7 ways to make your motorcycle more fuel efficient

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It is a science experiment in physics to measure fuel mileage. There are a lot of reasons for a particular motorcycle’s fuel economy. There are some things you can do to improve your understanding of fuel economy.

These are the 7 best ways to improve your fuel efficiency.

  • Track your mileage over time
  • Take it easy when you are at the throttle
  • Maintain a cruising speed of 65 mph
  • Reduce idle time
  • Maintain regular maintenance
  • Properly adjust brakes
  • Inflate your tires properly

A smaller engine will generally consume less fuel per volume. This is why motorcycles are often more efficient than cars. However, a small engine doesn’t always mean more miles per gallon. How fuel-efficient a motorcycle is will depend on the gearing and position of the rear sprocket, as well as the shift points. While motorcycles are usually sleek and small, the rider usually isn’t as aerodynamic which causes extra drag.

7 Ways to Increase Your Mileage

There are many factors that can affect fuel efficiency, but a lot of them have to do with how you drive. These are some ways to increase your fuel efficiency.

1 Keep track of your mileage. This is a science experiment in all truth. To be objective and reliable, you must track data. This will give you tangible evidence of your fuel economy. You can track the mileage using either a sheet of paper, or an electronic spreadsheet. You can track your fuel mileage over time by doing this. Note the conditions of your rider as you fill up to adjust for changes in mileage.

Record the mileage every time you fill up. You can track how many miles you have traveled by using a trip meter on some bikes. To minimize error margins, make sure you reset the trip meter in the exact same way each time. The same goes for filling up your tank the same way each and every time.

2 The second, you can easily control the throttle. Because you’re putting more gas in the engine to achieve higher performance, heavy acceleration can be detrimental to fuel economy. To understand this, look at the RPM’s compared to speed or distance traveled. You will have higher RPMs in the lower gears than you would with the higher gears. You can gradually speed up the bike to increase fuel economy.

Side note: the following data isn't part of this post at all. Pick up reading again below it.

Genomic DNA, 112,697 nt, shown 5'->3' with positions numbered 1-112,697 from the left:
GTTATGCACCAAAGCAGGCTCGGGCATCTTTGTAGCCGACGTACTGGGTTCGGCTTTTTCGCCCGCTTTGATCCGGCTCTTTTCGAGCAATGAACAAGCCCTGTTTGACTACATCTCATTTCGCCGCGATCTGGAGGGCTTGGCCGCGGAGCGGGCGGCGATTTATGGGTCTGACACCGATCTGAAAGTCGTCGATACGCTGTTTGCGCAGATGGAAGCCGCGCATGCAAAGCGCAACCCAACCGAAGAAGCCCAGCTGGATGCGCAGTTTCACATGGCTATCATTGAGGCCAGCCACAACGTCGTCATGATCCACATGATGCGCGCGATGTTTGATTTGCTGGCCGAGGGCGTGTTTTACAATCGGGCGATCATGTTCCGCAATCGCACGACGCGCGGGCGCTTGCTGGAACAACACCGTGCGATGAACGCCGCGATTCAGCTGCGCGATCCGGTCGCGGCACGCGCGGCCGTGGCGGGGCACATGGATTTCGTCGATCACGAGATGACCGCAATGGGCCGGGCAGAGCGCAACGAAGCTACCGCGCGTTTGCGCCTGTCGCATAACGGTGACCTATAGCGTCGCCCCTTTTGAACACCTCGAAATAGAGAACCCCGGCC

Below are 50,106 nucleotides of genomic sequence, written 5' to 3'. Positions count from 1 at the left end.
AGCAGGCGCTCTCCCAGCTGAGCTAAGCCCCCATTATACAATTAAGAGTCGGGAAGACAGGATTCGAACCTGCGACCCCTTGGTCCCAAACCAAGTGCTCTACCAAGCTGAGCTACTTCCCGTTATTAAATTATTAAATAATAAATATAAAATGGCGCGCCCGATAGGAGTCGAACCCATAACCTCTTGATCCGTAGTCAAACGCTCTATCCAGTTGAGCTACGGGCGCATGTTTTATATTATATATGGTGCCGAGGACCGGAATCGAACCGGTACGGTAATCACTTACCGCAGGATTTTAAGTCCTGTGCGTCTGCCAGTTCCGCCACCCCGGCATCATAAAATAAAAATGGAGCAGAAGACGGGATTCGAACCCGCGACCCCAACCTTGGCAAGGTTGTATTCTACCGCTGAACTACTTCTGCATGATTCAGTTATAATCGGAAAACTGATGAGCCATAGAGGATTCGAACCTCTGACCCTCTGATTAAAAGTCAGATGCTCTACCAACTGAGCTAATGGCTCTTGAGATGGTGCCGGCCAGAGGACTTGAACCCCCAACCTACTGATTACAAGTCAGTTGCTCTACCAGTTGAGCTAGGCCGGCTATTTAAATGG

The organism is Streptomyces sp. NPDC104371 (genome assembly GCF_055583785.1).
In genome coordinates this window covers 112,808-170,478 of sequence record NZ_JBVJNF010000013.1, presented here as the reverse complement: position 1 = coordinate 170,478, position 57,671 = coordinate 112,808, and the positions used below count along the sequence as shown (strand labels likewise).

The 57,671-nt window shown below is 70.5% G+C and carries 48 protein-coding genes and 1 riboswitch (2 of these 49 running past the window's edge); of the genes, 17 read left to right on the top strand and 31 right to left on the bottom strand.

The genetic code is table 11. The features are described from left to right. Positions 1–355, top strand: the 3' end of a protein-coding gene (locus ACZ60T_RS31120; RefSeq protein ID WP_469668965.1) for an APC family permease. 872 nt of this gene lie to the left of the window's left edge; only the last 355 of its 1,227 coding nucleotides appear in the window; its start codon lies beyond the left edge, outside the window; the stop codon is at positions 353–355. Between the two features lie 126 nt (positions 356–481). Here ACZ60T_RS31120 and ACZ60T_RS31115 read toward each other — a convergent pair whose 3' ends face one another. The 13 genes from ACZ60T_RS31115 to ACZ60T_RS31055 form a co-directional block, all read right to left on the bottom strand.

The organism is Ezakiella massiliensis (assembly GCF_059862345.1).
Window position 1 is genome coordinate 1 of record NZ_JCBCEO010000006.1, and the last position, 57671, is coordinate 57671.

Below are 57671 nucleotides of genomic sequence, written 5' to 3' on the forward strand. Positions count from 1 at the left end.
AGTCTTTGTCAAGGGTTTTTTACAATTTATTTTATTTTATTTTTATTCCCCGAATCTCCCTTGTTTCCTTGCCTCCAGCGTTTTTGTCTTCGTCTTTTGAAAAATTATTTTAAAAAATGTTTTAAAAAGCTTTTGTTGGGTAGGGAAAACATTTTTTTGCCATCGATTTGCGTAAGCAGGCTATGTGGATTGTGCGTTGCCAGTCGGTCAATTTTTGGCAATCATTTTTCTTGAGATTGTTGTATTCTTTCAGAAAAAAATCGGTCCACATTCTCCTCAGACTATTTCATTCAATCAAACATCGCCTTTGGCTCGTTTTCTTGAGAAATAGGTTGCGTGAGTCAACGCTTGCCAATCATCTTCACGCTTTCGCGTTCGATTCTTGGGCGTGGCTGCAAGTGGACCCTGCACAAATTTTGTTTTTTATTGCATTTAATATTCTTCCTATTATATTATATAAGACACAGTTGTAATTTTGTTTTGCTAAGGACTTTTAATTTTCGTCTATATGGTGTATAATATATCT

Higher torque is found in larger bikes. Because of the increased torque at acceleration, larger bikes need lower RPMs and require less gears. To maintain a lower fuel consumption, these cruiser bikes have a lower RPM at highway speeds. This doesn’t always mean a big bike gets better mileage, but it can keep up when driven conservatively.

3. Next, you can watch your speed. This is called easing into acceleration. In general, cruising at a lower speed means that the bike uses less fuel and covers the same distance. The compromise is time. The theory is that there is a way to do this. “sweet spot” The optimal balance between engine power and speed is called the “optimal efficiency”. This can be hard to determine, so you might try different speeds to find the best one for you.

Engine size also plays a role in this. Larger engines can produce more torque than smaller bikes. To maintain higher speeds, a smaller engine must rev higher. Find the speed that suits your needs by weighing your bike. This helps you keep track of your mileage and which variables have been changed.

4. Next, minimize idle time. Idling is often required to warm up the engine and that’s unavoidable. Your MPG will be increased if you are aware of how long and how often your bike idles.

Idling equals ZERO miles per gallon. The engine consumes fuel but does not move. This zero reduces the average. You can’t move with your engine running in town because there are traffic lights, stop signs and stop lights. This is why the in-town mileage is often less than that of highways.

5. Keep up with maintenance. The engine, transmission, and chain all have inherent mechanical resistance. Although oil is used to reduce that resistance, as the oil becomes less or more dirty, it also causes the effectiveness of lubrication to be reduced. This resistance causes the engine to work harder and requires more fuel.